Rabobank survey shows gloom on agriculture prospects, Andrea Fox reports
Waikato farmers feeling glum about their income prospects are not alone – a new Rabobank survey shows rural confidence in the economy has slipped further into the negative zone, with farmers now also concerned about the performance of their own business.
The latest quarterly Rabobank rural confidence survey, taken late last month with about 450 farmers, found 44 per cent of the country’s farmers expect the agricultural economy to worsen over the next 12 months.
This compared to 36 per cent in the previous quarter and 10 per cent at the same time last year.
Only 15 per cent of farmers surveyed expected economic conditions to improve.
Fifty per cent of farmers blamed the strong New Zealand dollar and its negative impact on export values, and lower commodity prices for their continuing negative sentiment.
However, confidence in the dairy sector showed a slight lift.
Rabobank New Zealand chief executive Ben Russell said while farmer confidence had been on the slide since March last year, the survey was the first to show farmers now expected a greater negative impact on their own businesses.
The survey showed 42 per cent of farmers expect their own business performance to worsen over the next 12 months, compared to 29 per cent in the previous quarter.
Waikato agribusiness commentators said the survey results mirrored regional sentiment and tight economic times.
Peter Hexter, a director at Morrinsville accountancy firm CooperAitken, said with Fonterra’s advance to its farmers this season at $3.85/kg milksolids compared to $4.40 this time last year, cashflow was tight at a time when farmers must increase spending.
This is an expensive time of year with feed supplement and artificial insemination costs, power bills, extra wages impacting on the farm business, many of which have heavy overdrafts.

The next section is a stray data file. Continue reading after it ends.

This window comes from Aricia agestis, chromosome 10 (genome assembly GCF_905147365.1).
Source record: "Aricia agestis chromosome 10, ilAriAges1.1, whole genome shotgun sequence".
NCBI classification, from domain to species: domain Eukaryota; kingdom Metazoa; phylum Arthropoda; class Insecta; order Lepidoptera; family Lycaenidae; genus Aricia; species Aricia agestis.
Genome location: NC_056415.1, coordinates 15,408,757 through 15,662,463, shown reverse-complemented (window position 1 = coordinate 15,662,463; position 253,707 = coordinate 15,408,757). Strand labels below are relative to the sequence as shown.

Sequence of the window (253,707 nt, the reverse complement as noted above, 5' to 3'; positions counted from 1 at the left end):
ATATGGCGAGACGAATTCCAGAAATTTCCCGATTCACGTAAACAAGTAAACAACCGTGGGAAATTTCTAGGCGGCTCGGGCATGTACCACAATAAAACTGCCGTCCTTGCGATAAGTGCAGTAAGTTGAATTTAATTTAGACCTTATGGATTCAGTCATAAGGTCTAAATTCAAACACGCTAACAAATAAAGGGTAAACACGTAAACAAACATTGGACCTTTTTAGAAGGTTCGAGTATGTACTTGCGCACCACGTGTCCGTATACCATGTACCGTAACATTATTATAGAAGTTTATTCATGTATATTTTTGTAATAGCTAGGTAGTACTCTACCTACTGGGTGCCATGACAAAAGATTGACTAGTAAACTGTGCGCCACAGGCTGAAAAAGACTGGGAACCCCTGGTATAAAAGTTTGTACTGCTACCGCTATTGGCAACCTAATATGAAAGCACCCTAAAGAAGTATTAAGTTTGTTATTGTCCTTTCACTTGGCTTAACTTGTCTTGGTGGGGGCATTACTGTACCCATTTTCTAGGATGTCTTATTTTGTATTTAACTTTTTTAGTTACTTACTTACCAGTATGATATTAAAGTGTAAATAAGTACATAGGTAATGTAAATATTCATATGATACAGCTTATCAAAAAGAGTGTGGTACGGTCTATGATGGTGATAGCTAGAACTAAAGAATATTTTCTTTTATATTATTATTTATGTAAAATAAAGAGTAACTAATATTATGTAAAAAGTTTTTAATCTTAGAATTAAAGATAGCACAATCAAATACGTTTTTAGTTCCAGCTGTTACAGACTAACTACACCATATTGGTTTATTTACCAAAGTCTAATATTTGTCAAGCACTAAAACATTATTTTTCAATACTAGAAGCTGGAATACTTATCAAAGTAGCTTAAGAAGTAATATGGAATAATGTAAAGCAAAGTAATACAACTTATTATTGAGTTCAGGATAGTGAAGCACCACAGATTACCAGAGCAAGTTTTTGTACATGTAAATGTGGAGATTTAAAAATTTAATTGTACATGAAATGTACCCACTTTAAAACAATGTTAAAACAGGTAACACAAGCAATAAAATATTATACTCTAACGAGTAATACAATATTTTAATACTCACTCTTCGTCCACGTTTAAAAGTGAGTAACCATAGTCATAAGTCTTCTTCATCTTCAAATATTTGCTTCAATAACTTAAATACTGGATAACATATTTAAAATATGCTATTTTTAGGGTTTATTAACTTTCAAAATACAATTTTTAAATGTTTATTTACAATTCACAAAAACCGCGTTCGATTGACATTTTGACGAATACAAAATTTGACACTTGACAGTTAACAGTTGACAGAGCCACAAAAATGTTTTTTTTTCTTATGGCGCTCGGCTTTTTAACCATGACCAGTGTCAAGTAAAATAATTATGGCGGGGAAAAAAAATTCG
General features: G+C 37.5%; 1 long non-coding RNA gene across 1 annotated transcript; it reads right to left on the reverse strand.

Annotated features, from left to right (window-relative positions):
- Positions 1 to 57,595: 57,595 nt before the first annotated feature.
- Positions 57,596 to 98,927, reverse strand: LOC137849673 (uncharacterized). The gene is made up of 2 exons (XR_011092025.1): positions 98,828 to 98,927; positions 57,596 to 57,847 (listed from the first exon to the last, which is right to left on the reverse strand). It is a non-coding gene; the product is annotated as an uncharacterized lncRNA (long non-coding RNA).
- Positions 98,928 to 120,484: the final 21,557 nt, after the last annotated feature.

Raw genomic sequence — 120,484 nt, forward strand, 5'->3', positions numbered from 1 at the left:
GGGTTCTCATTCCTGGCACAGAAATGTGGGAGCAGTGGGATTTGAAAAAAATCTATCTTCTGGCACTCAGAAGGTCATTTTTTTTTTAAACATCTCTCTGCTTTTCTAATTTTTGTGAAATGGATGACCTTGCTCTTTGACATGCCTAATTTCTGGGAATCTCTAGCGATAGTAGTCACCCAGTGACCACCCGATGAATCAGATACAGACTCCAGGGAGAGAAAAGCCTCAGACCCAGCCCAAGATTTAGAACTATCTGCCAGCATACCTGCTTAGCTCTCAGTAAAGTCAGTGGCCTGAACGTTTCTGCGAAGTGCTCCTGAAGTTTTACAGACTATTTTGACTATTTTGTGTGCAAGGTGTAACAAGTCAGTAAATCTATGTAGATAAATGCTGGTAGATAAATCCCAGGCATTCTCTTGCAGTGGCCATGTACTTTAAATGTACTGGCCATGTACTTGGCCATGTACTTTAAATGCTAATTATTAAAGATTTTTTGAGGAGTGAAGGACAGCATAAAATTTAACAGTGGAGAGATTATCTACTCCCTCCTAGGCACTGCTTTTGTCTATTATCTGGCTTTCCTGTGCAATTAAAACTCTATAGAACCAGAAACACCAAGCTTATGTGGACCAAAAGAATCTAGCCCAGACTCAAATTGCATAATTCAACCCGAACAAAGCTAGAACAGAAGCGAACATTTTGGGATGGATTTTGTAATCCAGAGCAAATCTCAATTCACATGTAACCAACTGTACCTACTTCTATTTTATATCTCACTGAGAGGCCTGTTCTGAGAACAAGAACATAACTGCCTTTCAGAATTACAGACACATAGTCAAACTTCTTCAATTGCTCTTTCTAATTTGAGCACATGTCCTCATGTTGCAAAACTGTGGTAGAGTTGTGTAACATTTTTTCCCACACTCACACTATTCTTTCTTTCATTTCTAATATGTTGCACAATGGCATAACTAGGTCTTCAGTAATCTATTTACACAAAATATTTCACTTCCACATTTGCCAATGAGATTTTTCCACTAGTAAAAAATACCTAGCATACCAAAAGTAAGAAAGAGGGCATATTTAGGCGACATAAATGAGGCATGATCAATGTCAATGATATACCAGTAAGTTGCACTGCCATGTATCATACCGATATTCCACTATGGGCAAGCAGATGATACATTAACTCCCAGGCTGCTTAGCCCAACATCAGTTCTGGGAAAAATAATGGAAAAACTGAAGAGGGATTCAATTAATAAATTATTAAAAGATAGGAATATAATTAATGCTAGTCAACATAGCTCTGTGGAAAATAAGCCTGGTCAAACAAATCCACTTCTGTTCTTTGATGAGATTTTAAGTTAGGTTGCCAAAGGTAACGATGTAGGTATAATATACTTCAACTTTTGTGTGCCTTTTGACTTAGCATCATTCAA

Payout prospects for this season are also lower at $5.25/kg compared to the final payout of $ 6.08/ kg for the 2011- 2012, which was also down on the previous season.
On the brighter side, Hexter said interest rates are low and some farmers had been able to negotiate fixed-term rates lower than floating rates.
The long-term outlook for dairying is positive with commodity prices recently lifting slightly, he said.
He urged farmers to work on their budgets and keep communicating with close advisers and their accountants, who could help them flatten out income for tax purposes, through the income equalisation deposit scheme. This helped farmers avoid paying tax for a high income year in a low income period.
But he advised farmers to ‘‘keep their chin up’’.
‘‘It is tough and there are definitely challenges but there is light at the end of the tunnel, and production is up.’’
Waikato Federated Farmers president James Houghton said many farmers ‘‘are back in survival mode’’.
Commodity prices ‘‘aren’t too bad’’ but the strong dollar meant less money for farmers for their exported product.
Dairy farmers were having to find money to fund effluent systems to meet new council requirements for effluent ponds to be sealed and engineers’ reports and increased effluent storage.